Stuck

rainrock

I was driving down a narrow one-lane, one-way, thinking about a woman I used to love when the flashing red lights halted me. The train was slow and long and I put the truck in park and sat there watching the railcars roll past my headlamps, daring myself to jump the curb and weave back through the line of parked vehicles behind me, but it was hopeless. I was stuck, watching the sides of the rusted and beaten cars, graffiti-soaked and bullet-battered, seized into rapture by the hypnotic pulsing red. I thought of that former love now dissipated and I thought of how much of my life I had wasted apologizing, how slow my maturation had been in relationships. I was stuck. My truck was stuck and my life was stuck. I reached up to the dash and pressed a button and jazz tickled at the edges of sound and so I turned it up, very aggressive drums and horns blazing, and it hit me in the chest like a cannon shot. My mind wriggled free from its shackles and began to accelerate toward various points of light and so I killed the engine and blasted the sound fully, reclining back into the seat and closing my eyes, thinking about my life, missed opportunities and forgotten dreams, the laughter, handshakes of various consequence, all the bad decisions and the mysteries of the future. I thought of people wearing masks like Mexican wrestlers and I thought about poetry and all the men and women of the spoken word, hypnotic verse in iambic pentameter and other various poetic structures, the true guerilla fighters in the bloody war of life, and I thought about that time my editor mistakenly sent me to Las Vegas to cover race riots that never occurred and instead of coming straight home on the first flight I floundered about the casinos on a three day bender before finally walking into my editor’s office on Monday morning still drunk and two thousand dollars poorer and telling him to go jerk himself and finish all over his shitty newspaper. Then I thought about what happened after, the journey from newsroom to newsroom across the country, each of them growing more desolate by the day. I recalled the men and women cleaning out their desks full of notepads and pens and road atlases and stylebooks. Boxes of dictionaries and thesauruses and strange tokens of America picked up here and there: a mannequin’s torso painted the colors of the Maltese flag with a wig made of zebra hide, a three-foot squid fashioned from old harmonicas and peanut butter and aluminum cans and charcoal, a shoebox full of photos from the National Elvis Impersonators and Taxidermists convention. Then I flew north to try my luck at a Vancouver newspaper and was fired my first day for smoking pot and strangling a photographer outside of the courthouse and then groping two female TV reporters. I hitchhiked down to Mexico but none of their periodicals were searching for a trained reporter so I took a bus to San Francisco and started up my own Online product with three other failed journalists. My particular beat was time travel, all five of my articles each week were somehow related to time travel.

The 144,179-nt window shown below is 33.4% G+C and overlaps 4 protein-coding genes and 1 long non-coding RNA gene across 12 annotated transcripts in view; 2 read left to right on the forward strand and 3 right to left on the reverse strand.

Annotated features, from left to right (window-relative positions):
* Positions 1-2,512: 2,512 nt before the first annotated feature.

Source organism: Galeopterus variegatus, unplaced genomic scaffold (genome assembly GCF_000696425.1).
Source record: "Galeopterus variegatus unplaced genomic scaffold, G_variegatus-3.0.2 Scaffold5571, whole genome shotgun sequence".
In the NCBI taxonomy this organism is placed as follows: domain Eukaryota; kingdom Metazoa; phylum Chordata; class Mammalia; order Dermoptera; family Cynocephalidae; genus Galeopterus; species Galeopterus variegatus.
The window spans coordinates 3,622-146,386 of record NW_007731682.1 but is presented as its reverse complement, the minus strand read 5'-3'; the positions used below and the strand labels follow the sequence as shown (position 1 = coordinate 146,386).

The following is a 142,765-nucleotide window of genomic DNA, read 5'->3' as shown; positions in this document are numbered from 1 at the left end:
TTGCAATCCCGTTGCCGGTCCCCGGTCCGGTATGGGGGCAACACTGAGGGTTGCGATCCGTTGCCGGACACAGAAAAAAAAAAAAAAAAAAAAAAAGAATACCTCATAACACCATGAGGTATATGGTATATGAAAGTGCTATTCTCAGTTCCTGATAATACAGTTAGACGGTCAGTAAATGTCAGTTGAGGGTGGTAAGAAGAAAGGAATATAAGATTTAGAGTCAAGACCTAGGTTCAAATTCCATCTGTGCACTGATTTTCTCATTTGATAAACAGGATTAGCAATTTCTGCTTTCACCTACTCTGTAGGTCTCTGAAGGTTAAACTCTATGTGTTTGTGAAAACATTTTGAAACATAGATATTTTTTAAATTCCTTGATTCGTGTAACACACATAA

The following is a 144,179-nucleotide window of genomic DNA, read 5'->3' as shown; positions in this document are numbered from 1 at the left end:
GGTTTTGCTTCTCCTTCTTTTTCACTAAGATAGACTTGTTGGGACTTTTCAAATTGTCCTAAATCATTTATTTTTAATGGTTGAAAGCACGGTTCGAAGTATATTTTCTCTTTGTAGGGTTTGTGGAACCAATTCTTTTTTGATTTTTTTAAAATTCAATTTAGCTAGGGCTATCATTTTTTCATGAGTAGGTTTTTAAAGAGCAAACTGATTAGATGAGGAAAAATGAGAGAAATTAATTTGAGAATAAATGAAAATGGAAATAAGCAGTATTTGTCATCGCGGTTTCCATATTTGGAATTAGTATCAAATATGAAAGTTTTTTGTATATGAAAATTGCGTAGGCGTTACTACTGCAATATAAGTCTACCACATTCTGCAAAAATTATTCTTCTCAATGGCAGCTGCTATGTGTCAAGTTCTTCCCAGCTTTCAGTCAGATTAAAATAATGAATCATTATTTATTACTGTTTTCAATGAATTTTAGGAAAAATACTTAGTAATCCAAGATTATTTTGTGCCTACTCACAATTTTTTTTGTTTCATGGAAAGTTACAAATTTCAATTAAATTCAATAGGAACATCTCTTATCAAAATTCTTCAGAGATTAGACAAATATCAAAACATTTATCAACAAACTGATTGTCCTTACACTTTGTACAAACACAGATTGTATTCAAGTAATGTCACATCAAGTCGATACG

To read the story in its entirety, you’re gonna have to buy the book when it comes out.

One thought on “Stuck

  1. I do believe you’re going to be my new morning ritual; not knowing how I’ll feel reading that day’s story or two. Enlightened, sad, curious … regardless, I know I’m in for a literary treat. And for the record, I told you you were a writer indeed, but this is only half-truth. I happen to think you’re an incredibly talented, gifted, intelligent, articulate and emotive writer. One whose work is worthy of reading slowly so the experience can be savored fully, b/c reading you is def. an experience.

    Thanks for my Monday morning mental awakening.

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